A cluster RCT to improve workplace mental health in a policing context: Findings of a mixed-methods implementation evaluation

Anthony D. LaMontagne, Angela J. Martin, Kathryn M. Page, Alicia Papas, Nicola J. Reavley, Andrew J. Noblet, Allison J. Milner, Tessa Keegel, Amanda Allisey, Katrina Witt, Peter M. Smith

Research output: Contribution to journalArticleResearchpeer-review

3 Citations (Scopus)


Background: We conducted a cluster randomized trial of a workplace mental health intervention in an Australian police department. The intervention was co-designed and co-implemented with the police department. Intervention elements included tailored mental health literacy training for all members of participating police stations, and a leadership development and coaching program for station leaders. This study presents the results of a mixed-methods implementation evaluation of the trial. Methods: Descriptive quantitative analyses characterized the extent of participation in intervention activities, complemented by a qualitative descriptive analysis of transcripts of 60 semistructured interviews with 53 persons and research team field notes. Results: Participation rates in the multicomponent leadership development activities were highly variable, ranging from <10% to approximately 60% across stations. Approximately 50% of leaders and <50% of troops completed the mental health literacy training component of the intervention. Barriers to implementation included rostering challenges, high staff turnover and changes, competing work commitments, staff shortages, limited internal personnel resources to deliver the mental health literacy training, organizational cynicism, confidentiality concerns, and limited communication about the intervention by station command or station champions. Facilitators of participation were also identified, including perceived need for and benefits of the intervention, engagement at various levels, the research team's ability to create buy-in and manage stakeholder relationships, and the use of external, credible leadership development coaches. Conclusions: Implementation fell far short of expectations. The identified barriers and facilitators should be considered in the design and implementation of similar workplace mental health interventions.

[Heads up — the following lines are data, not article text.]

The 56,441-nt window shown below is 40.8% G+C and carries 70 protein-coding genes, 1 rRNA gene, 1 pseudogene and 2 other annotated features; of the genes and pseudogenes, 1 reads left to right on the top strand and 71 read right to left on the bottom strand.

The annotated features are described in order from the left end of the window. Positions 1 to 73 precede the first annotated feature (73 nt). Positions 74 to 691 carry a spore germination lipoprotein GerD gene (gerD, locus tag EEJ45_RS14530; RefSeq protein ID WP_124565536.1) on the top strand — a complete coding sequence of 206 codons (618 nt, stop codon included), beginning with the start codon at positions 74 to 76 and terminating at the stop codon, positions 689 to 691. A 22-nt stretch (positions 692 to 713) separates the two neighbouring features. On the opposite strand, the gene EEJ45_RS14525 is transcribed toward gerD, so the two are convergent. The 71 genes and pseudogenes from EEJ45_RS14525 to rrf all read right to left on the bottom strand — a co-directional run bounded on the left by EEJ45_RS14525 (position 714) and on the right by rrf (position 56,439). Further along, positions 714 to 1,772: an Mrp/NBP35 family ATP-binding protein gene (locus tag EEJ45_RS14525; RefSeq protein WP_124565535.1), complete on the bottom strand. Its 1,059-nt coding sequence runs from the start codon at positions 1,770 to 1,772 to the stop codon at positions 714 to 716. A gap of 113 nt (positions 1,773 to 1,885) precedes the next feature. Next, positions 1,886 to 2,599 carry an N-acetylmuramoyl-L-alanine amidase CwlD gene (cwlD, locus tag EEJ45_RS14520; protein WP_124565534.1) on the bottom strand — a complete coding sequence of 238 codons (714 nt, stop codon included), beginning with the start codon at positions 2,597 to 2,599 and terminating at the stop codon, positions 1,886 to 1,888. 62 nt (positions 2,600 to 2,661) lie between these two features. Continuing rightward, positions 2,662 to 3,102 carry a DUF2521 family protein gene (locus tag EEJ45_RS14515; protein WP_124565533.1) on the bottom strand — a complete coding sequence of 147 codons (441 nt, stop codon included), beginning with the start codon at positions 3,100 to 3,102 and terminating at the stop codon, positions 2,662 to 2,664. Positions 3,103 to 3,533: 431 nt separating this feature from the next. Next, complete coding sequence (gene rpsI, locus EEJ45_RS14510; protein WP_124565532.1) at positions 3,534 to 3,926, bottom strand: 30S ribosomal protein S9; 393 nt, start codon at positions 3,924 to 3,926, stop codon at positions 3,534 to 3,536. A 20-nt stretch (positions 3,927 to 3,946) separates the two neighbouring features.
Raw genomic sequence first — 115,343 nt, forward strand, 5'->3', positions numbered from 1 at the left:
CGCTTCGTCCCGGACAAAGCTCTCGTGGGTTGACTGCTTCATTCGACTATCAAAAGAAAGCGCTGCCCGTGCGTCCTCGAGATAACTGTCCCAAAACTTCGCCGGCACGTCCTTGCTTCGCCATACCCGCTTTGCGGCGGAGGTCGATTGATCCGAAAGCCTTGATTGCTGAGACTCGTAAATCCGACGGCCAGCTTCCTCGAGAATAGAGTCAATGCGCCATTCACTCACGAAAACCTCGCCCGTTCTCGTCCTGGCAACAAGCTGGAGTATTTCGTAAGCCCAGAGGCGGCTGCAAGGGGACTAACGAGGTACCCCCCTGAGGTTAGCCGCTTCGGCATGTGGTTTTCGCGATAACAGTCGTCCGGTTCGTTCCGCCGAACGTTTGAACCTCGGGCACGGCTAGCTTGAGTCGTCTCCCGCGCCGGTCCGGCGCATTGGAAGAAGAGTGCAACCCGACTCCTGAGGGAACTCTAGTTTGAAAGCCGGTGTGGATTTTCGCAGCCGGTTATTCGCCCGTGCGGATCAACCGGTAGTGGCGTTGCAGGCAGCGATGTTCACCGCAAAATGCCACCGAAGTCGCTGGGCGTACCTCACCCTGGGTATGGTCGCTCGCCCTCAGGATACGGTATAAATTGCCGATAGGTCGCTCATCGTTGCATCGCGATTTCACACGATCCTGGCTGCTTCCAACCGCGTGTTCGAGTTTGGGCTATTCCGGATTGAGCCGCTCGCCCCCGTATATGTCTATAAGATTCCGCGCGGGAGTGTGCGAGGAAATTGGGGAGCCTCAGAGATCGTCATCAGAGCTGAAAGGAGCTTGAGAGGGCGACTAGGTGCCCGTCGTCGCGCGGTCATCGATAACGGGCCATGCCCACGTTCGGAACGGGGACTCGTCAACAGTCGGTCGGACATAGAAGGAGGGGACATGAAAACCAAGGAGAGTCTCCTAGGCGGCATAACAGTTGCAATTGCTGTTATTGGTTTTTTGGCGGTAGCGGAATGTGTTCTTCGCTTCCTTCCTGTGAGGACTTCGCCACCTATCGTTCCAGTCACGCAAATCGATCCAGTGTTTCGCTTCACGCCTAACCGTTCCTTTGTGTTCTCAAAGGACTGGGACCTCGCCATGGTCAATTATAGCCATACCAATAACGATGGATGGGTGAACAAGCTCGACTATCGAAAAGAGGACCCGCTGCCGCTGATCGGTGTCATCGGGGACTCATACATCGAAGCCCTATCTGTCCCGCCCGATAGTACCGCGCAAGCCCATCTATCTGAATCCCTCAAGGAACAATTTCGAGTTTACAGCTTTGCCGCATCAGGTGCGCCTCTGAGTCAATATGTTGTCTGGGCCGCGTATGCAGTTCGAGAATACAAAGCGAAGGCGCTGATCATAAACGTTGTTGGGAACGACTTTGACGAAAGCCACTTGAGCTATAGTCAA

Original languageEnglish
Pages (from-to)283-295
Number of pages13
JournalAmerican Journal of Industrial Medicine
Issue number4
Publication statusPublished - Apr 2021


  • evaluation
  • implementation
  • intervention
  • job stressor
  • mental health
  • mixed methods
  • police
  • process
  • stress
  • trial

Cite this